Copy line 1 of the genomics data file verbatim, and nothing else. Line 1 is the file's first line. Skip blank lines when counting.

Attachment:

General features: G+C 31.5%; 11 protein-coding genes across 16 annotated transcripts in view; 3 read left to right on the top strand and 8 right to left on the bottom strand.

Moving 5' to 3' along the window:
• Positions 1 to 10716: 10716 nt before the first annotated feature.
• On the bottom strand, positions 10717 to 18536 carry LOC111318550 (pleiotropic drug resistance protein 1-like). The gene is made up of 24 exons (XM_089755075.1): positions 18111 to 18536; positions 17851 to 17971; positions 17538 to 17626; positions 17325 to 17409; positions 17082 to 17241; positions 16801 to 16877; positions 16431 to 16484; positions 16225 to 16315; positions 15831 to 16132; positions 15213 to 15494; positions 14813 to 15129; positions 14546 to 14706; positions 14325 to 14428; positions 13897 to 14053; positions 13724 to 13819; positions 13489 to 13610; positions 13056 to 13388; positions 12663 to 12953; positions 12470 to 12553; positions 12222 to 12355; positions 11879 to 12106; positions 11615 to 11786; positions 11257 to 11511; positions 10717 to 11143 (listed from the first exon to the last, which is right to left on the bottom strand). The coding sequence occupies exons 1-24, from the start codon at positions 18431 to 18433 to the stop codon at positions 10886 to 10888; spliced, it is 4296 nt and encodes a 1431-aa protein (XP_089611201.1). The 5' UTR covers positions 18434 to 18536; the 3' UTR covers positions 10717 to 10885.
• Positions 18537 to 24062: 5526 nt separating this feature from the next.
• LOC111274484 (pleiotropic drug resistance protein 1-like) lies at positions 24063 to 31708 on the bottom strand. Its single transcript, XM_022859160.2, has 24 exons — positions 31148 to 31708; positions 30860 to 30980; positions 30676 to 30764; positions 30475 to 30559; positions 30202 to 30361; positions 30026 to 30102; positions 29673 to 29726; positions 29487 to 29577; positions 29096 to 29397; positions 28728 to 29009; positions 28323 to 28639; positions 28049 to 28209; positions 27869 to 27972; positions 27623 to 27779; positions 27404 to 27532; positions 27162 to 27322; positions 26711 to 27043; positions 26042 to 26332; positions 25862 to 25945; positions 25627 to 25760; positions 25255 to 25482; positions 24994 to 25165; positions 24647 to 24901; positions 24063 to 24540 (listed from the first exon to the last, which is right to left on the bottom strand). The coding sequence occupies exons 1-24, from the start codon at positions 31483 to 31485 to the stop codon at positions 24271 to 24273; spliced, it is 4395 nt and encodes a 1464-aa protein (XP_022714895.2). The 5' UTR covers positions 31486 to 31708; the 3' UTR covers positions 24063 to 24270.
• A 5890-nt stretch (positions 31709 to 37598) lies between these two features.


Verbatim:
General features: G+C 31.5%; 11 protein-coding genes across 16 annotated transcripts in view; 3 read left to right on the top strand and 8 right to left on the bottom strand.